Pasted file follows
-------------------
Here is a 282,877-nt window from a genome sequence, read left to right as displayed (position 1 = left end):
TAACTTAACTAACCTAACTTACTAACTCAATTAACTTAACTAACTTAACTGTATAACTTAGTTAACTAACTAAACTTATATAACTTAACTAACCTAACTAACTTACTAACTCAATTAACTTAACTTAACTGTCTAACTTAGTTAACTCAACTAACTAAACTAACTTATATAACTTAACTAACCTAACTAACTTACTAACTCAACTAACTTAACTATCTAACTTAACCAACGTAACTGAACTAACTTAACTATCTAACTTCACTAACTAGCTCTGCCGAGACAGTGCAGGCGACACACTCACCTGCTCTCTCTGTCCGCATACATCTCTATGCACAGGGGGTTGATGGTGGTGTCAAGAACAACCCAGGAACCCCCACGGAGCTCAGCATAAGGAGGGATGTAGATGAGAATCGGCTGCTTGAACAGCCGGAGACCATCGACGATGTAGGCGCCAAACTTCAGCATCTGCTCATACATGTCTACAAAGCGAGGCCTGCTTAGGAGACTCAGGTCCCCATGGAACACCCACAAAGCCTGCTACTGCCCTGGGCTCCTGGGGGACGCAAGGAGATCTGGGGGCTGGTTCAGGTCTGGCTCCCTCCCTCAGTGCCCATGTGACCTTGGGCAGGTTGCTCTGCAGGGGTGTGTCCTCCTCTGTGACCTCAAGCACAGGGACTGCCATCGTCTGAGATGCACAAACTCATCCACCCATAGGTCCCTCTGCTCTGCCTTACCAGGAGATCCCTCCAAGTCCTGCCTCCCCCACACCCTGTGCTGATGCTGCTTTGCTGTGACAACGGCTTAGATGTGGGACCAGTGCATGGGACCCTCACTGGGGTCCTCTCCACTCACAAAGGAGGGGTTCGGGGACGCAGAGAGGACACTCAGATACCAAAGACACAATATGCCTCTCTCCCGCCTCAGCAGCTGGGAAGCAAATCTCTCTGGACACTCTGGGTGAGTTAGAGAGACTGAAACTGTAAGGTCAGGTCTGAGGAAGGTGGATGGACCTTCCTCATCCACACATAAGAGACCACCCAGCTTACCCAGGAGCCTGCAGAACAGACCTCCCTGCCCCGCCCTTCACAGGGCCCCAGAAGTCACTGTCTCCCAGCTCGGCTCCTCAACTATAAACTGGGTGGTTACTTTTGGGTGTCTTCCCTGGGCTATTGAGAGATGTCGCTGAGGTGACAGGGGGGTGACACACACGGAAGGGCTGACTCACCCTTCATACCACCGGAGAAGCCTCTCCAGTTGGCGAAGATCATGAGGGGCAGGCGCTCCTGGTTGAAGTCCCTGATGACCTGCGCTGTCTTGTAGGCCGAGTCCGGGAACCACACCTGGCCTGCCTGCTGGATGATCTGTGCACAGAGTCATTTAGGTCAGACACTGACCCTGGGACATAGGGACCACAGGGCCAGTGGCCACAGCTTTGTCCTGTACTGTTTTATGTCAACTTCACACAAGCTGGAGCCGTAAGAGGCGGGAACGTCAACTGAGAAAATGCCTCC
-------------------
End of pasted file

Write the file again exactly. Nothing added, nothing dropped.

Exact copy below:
Here is a 282,877-nt window from a genome sequence, read left to right as displayed (position 1 = left end):
TAACTTAACTAACCTAACTTACTAACTCAATTAACTTAACTAACTTAACTGTATAACTTAGTTAACTAACTAAACTTATATAACTTAACTAACCTAACTAACTTACTAACTCAATTAACTTAACTTAACTGTCTAACTTAGTTAACTCAACTAACTAAACTAACTTATATAACTTAACTAACCTAACTAACTTACTAACTCAACTAACTTAACTATCTAACTTAACCAACGTAACTGAACTAACTTAACTATCTAACTTCACTAACTAGCTCTGCCGAGACAGTGCAGGCGACACACTCACCTGCTCTCTCTGTCCGCATACATCTCTATGCACAGGGGGTTGATGGTGGTGTCAAGAACAACCCAGGAACCCCCACGGAGCTCAGCATAAGGAGGGATGTAGATGAGAATCGGCTGCTTGAACAGCCGGAGACCATCGACGATGTAGGCGCCAAACTTCAGCATCTGCTCATACATGTCTACAAAGCGAGGCCTGCTTAGGAGACTCAGGTCCCCATGGAACACCCACAAAGCCTGCTACTGCCCTGGGCTCCTGGGGGACGCAAGGAGATCTGGGGGCTGGTTCAGGTCTGGCTCCCTCCCTCAGTGCCCATGTGACCTTGGGCAGGTTGCTCTGCAGGGGTGTGTCCTCCTCTGTGACCTCAAGCACAGGGACTGCCATCGTCTGAGATGCACAAACTCATCCACCCATAGGTCCCTCTGCTCTGCCTTACCAGGAGATCCCTCCAAGTCCTGCCTCCCCCACACCCTGTGCTGATGCTGCTTTGCTGTGACAACGGCTTAGATGTGGGACCAGTGCATGGGACCCTCACTGGGGTCCTCTCCACTCACAAAGGAGGGGTTCGGGGACGCAGAGAGGACACTCAGATACCAAAGACACAATATGCCTCTCTCCCGCCTCAGCAGCTGGGAAGCAAATCTCTCTGGACACTCTGGGTGAGTTAGAGAGACTGAAACTGTAAGGTCAGGTCTGAGGAAGGTGGATGGACCTTCCTCATCCACACATAAGAGACCACCCAGCTTACCCAGGAGCCTGCAGAACAGACCTCCCTGCCCCGCCCTTCACAGGGCCCCAGAAGTCACTGTCTCCCAGCTCGGCTCCTCAACTATAAACTGGGTGGTTACTTTTGGGTGTCTTCCCTGGGCTATTGAGAGATGTCGCTGAGGTGACAGGGGGGTGACACACACGGAAGGGCTGACTCACCCTTCATACCACCGGAGAAGCCTCTCCAGTTGGCGAAGATCATGAGGGGCAGGCGCTCCTGGTTGAAGTCCCTGATGACCTGCGCTGTCTTGTAGGCCGAGTCCGGGAACCACACCTGGCCTGCCTGCTGGATGATCTGTGCACAGAGTCATTTAGGTCAGACACTGACCCTGGGACATAGGGACCACAGGGCCAGTGGCCACAGCTTTGTCCTGTACTGTTTTATGTCAACTTCACACAAGCTGGAGCCGTAAGAGGCGGGAACGTCAACTGAGAAAATGCCTCC